Granofsky shows that Lawrence's deliberate use of Darwinian elements in his narrative strategy occurred at a time when he was increasingly concerned about survival, both personally, due to illness, and as an artist. The result in his fiction is a subtext in which his anxieties are projected onto female characters and the evolution of his writing is frustrated by unresolved emotional conflicts. Through new readings of the major fiction of Lawrence's transitional period, Granofsky demonstrates that Lawrence's deterioration as a writer and the misogyny of his later work was primarily the result of a deliberate effort on his part to move the ideological yardsticks of his fiction.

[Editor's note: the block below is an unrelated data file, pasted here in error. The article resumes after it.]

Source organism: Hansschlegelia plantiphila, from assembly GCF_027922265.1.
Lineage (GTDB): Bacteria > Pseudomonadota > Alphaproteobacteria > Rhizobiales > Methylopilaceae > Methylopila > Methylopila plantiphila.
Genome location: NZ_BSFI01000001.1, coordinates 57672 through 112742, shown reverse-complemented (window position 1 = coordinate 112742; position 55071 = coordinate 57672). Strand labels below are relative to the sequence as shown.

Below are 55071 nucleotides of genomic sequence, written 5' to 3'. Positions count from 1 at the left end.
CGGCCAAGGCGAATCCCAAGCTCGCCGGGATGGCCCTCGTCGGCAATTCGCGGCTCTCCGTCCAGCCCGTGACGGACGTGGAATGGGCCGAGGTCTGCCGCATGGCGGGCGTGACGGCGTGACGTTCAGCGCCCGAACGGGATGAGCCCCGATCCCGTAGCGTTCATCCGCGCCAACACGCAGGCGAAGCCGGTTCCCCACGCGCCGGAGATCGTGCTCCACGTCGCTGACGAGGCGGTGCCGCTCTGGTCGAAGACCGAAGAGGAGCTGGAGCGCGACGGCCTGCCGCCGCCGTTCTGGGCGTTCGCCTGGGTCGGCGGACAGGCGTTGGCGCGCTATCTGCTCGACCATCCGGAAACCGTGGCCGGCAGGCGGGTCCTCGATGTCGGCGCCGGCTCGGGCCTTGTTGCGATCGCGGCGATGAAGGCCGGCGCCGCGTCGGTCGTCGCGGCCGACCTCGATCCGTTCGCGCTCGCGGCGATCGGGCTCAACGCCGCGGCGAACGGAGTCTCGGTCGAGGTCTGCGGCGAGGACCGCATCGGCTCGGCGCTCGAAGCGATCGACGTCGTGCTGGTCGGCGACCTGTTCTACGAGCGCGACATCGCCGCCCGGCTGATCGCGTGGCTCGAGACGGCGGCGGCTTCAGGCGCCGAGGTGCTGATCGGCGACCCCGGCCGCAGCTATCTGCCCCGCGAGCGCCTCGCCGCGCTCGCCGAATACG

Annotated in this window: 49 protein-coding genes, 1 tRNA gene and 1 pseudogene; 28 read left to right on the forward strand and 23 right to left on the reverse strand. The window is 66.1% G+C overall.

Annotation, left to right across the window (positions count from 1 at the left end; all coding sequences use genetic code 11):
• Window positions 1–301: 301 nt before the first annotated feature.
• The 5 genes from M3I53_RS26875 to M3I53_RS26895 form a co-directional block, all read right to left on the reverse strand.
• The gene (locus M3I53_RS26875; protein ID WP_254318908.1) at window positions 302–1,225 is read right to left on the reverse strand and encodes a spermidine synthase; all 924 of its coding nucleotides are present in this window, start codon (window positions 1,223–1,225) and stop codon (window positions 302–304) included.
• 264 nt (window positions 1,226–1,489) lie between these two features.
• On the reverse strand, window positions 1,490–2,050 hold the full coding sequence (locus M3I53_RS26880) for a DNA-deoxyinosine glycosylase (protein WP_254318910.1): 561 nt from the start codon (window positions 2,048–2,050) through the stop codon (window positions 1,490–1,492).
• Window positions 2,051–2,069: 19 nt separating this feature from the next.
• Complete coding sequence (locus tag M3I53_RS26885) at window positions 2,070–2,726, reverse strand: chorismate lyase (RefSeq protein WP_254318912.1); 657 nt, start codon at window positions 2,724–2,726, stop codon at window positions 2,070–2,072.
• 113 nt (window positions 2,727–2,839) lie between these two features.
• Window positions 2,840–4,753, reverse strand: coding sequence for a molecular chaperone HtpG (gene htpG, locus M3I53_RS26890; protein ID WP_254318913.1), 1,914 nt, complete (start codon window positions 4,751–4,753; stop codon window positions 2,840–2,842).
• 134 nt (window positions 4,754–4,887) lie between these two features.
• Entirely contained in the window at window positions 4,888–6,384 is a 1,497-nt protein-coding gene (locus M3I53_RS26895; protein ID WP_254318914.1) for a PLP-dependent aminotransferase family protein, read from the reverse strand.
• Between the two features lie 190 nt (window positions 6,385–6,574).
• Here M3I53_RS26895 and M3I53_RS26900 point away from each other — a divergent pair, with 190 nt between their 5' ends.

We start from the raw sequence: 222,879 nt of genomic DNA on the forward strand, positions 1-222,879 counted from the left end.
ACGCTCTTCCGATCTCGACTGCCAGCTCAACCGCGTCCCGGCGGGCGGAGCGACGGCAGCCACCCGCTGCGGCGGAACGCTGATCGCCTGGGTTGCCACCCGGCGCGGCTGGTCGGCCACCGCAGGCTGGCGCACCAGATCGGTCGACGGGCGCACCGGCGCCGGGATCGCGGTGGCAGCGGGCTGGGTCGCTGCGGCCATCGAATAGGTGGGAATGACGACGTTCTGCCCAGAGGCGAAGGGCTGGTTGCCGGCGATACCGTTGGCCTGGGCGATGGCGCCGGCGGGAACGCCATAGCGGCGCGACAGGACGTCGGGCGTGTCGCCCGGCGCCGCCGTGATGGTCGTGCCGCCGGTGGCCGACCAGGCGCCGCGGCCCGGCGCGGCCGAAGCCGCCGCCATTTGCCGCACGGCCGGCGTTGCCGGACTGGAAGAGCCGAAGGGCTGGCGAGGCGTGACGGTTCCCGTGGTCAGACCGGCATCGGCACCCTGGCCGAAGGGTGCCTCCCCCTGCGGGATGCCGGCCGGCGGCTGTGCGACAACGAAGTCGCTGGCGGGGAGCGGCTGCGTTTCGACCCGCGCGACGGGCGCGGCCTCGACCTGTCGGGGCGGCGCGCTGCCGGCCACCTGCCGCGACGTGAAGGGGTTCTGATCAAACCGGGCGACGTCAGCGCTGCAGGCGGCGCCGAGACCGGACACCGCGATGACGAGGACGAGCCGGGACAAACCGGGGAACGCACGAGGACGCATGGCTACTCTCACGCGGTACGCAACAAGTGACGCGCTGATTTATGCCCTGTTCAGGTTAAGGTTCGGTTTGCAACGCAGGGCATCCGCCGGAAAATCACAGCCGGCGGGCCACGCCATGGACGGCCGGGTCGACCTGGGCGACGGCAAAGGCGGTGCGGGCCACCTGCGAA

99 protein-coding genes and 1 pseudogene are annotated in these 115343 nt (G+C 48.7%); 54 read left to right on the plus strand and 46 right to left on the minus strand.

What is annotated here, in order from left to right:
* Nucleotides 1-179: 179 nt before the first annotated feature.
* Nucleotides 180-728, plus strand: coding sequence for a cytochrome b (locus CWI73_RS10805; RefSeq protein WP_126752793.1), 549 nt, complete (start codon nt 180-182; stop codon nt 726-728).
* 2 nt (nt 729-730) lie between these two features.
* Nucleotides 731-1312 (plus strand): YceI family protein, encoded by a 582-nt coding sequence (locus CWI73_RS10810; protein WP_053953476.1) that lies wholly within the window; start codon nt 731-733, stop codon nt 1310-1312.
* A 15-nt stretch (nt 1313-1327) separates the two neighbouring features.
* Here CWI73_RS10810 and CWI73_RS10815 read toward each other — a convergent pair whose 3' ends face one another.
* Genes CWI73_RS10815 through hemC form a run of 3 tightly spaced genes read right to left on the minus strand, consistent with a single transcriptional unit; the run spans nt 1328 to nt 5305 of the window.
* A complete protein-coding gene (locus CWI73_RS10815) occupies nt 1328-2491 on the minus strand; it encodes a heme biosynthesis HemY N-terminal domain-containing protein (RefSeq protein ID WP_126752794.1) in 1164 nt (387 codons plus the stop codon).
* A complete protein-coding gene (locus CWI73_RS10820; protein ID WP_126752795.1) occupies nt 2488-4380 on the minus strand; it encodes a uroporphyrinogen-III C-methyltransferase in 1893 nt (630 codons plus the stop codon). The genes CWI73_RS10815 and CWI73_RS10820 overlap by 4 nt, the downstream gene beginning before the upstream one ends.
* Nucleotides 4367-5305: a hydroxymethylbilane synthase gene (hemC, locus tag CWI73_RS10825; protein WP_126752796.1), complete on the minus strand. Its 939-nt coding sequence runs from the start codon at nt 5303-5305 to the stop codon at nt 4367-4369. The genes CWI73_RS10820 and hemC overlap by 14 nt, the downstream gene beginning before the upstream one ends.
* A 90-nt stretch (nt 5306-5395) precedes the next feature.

Subjects: Language & Literature
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